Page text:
Is refinancing right for you?

Recently Sam and I decided to consider refinancing. We had an interest rate of 5.5%. This interest rate is high with the current market but when we were purchasing interest rates were around 4.5%-5%.

When we started looking to buy our house, we were preapproved by WHEDA with an interest rate of 5%. They were supposed to cover our down payment for free, we did not need this but figured it was a nice benefit, which is why we didn’t look at other places. Then the week of closing, WHEDA increased our interest rate to 5.5% and the day of closing they told us we had to pay back our down payment and it would be a second mortgage. We knew to get multiple quotes for our mortgage but it seemed like a lot of work to send info to multiple mortgage lenders. Looking back now, we will definitely get multiple quotes from lenders even if it means a little extra work. So, Sam and I ended up with a 5.5% interest rate, which we feel is high for a home mortgage (at this time).

Sam and I wanted to find out if refinancing was a viable option for us. We have been paying double to quadruple our mortgage every month to try and pay it down since we have been getting hit with so much interest. Sam made an algorithm in excel, so we could see how much interest we would pay over the term of our loan, dependent on how much we were paying in mortgage. This led us to test out a few different interest rates to see how much we would pay in interest over the term of the loan.

When shopping for newer interest rates, we wanted to know if we paid $1500 or $3000 a month on our mortgage, how much we would save on interest in a 5 year time period if we got a lower rate. Our first company we contacted quoted us a 2.25% interest rate. We based our projection over a 5 year period to get a sense of what we would pay in interest with 2.25%, our current rate of 5.5%, and a current average rate of 3%. This is what we came up with.

Interst Rate$1,500 a month$3,000 a month
2.25%$11,601.69$6,950.15
3%$14,750.15$8,477.74
5.5%$26,176.40$14,221.97
Amount of interest paid in interest over a 5 year term, with 2 different payment options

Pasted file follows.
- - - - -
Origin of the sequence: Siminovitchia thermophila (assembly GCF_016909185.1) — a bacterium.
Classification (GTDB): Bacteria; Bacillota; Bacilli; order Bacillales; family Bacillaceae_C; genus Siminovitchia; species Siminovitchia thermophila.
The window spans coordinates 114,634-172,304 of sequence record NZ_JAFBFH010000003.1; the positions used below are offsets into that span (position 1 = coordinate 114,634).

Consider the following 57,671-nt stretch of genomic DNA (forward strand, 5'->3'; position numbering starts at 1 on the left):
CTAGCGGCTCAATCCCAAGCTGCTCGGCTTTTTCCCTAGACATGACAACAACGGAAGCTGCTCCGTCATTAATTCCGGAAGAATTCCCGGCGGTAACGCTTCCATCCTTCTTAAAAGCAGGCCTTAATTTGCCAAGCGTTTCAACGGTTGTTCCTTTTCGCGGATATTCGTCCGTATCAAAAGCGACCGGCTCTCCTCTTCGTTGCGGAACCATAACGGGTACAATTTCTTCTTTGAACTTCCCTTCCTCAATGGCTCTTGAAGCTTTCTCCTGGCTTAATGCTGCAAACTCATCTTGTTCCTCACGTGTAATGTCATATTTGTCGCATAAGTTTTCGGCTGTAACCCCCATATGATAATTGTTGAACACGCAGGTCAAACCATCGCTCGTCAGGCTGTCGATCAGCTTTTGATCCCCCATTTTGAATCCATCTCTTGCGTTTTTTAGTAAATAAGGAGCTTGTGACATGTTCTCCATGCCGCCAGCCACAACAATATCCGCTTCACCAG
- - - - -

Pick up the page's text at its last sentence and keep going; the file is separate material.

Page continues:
When thinking about refinancing, we had to factor in, if the fee for a refinance would be less than our potential savings of interest. The average fees we were finding for our refinance were between $2,300 and $4,800 depending on interest rate and company. As you can see in the table above, even if we had $4,800 in fees, we would have more in interest payments in 5 years than the fee amount. We decided it was a good option to refinance.

We encourage you to look at your local mortgage lenders and Credit Unions. We got quoted our lowest rates and lowest fees, 2.25% – 2.75% for under $2,500 in fees with those lenders. However, when we applied for the bigger companies online, such as Quicken loans, Amerisave Mortgage, and Loan Depot they all wanted to charge us over $4,700 to refinance for interest rates of 2.75%. I told them our rate and fees with the local lenders and they said that was impossible, they stated they give the lowest rates and fees around. (Turns out it is not impossible..) Do your due diligence when shopping around and get at least three quotes from local areas to make sure you are getting a good deal.

If you are interested in refinancing your house and want to know if it is worth it. Make an algorithm or find a financial calculator online to help you calculate if it is worth it or not. If you will pay less in interest than the refinance will cost, you probably should not do it. If you are similar to our case, a refinance would be a very good idea. If you are unable to find an algorithm to use or you would like an easy option. On our budgeting tool, we have the algorithm and a tutorial on how to use it.

We will update as we go through the process of refinancing.

Your life Tutor
Shaun Tutor

Leave a Reply

Fill in your details below or click an icon to log in:

WordPress.com Logo

You are commenting using your WordPress.com account. Log Out /  Change )

Twitter picture

You are commenting using your Twitter account. Log Out /  Change )

Facebook photo

You are commenting using your Facebook account. Log Out /  Change )

Connecting to %s

%d bloggers like this: